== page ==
The planets, moons, comets and asteroids of our solar system (and planets around other stars) trace orbits around their stars and planets. These orbits are mostly elliptical. Objects closer to their stars and planets have faster orbits, while more distant ones have longer orbits. Who figured all this out? Oddly enough, it's not a modern discovery. It dates back to the time of the Renaissance, when a man named Johannes Kepler (1571-1630) looked at the sky with curiosity and a burning need to explain the motions of the planets.

### Getting to Know Johannes Kepler

Kepler was a German astronomer and mathematician whose ideas fundamentally altered our understanding of planetary motion.His best-known work began when Tycho Brahe (1546-1601) settled in Prague in 1599 (then the site of the court of the German emperor Rudolf) and became court astronomer, he hired Kepler to carry out his calculations. Kepler had studied astronomy long before he met Tycho; he favored the Copernican world-view and corresponded with Galileo about his observations and conclusions. He wrote several works about astronomy, including *Astronomia Nova*, *Harmonices Mundi*, and *Epitome of Copernican Astronomy*. His observations and calculations inspired later generations of astronomers to build on his theories. He also worked on problems in optics, and in particular, invented a better version of the refracting telescope. Kepler was a deeply religious man, and also believed in some tenets of astrology for a period during his life.

*(Edited by Carolyn Collins Petersen)*

### Kepler's Task

Kepler was assigned by Tycho Brahe the task of analyzing the observations that Tycho had made of Mars. Those observations included some very accurate measurements of the position of the planet which did not agree with either Ptolemy or Copernicus's findings. Of all the planets, the predicted position of Mars had the largest errors and therefore posed the greatest problem. Tycho's data were the best available before the invention of the telescope. While paying Kepler for his assistance, Brahe guarded his data jealously.

### Accurate Data

When Tycho died, Kepler was able to obtain Brahe's observations and attempted to puzzle them out. In 1609, the same year that Galileo Galilei first turned his telescope towards the heavens, Kepler caught a glimpse of what he thought might be the answer. The accuracy of the observations was good enough for Kepler to show that Mars' orbit would precisely fit an ellipse.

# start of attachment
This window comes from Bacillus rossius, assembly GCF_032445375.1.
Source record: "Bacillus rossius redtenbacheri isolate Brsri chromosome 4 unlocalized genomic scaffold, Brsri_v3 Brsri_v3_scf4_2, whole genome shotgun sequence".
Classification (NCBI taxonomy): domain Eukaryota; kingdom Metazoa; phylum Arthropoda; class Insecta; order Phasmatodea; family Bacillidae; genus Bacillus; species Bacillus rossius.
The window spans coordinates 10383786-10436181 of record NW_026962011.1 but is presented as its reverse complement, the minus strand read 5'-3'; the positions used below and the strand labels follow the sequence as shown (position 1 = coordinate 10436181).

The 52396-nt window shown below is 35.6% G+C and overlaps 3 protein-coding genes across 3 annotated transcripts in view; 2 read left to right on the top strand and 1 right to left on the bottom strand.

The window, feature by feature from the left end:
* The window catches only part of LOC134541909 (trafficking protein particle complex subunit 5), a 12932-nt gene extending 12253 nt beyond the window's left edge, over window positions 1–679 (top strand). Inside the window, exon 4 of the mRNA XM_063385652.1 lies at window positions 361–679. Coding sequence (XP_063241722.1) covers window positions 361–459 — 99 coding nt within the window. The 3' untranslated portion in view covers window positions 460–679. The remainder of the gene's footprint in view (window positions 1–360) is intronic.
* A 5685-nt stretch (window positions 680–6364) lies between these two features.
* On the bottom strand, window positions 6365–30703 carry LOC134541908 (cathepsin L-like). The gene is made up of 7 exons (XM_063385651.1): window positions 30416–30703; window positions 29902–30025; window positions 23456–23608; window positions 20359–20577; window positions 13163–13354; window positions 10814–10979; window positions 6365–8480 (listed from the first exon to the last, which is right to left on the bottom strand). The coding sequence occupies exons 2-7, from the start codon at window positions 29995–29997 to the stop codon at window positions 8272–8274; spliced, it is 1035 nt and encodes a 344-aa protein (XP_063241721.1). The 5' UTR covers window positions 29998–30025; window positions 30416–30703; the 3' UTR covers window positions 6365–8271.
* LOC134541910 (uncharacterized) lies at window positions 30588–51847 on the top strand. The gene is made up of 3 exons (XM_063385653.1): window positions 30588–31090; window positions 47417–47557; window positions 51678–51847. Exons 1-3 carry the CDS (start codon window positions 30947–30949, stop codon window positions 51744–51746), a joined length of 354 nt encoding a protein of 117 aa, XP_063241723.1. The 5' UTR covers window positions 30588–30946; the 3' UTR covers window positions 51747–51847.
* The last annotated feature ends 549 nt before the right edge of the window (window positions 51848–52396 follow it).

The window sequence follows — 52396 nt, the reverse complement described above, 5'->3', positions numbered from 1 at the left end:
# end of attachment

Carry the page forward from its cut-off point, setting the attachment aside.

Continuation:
### Shape of the Path

Johannes Kepler was the first to understand that the planets in our solar system move in ellipses, not circles. He then continued his investigations, finally arriving at three principles of planetary motion. Known as Kepler's Laws, these principles revolutionized planetary astronomy. Many years after Kepler, Sir Isaac Newton proved that all three of Kepler's Laws are a direct result of the laws of gravitation and physics which govern the forces at work between various massive bodies.

### 1. Planets move in ellipses with the Sun at one focus

Here, then are Kepler's Three Laws of Planetary Motion:

Kepler's first law states "all planets move in elliptical orbits with the Sun at one focus and the other focus empty". Applied to Earth satellites, the center of the Earth becomes one focus, with the other focus empty. For circular orbits, the two foci coincide.

### 2. The radius vector describes equal areas in equal times

### 3. Squares of periodic times are to each other as cubes of the mean distances

Kepler's 3rd law, the law of periods, relates time required for a planet to make 1 complete trip around the Sun to its mean distance from the Sun. "For any planet, the square of its period of revolution is directly proportional to the cube of its mean distance from the Sun." Applied to Earth satellites, Kepler's 3rd law explains that the farther a satellite is from Earth, the longer it will take to complete and orbit, the greater the distance it will travel to complete an orbit, and the slower its average speed will be.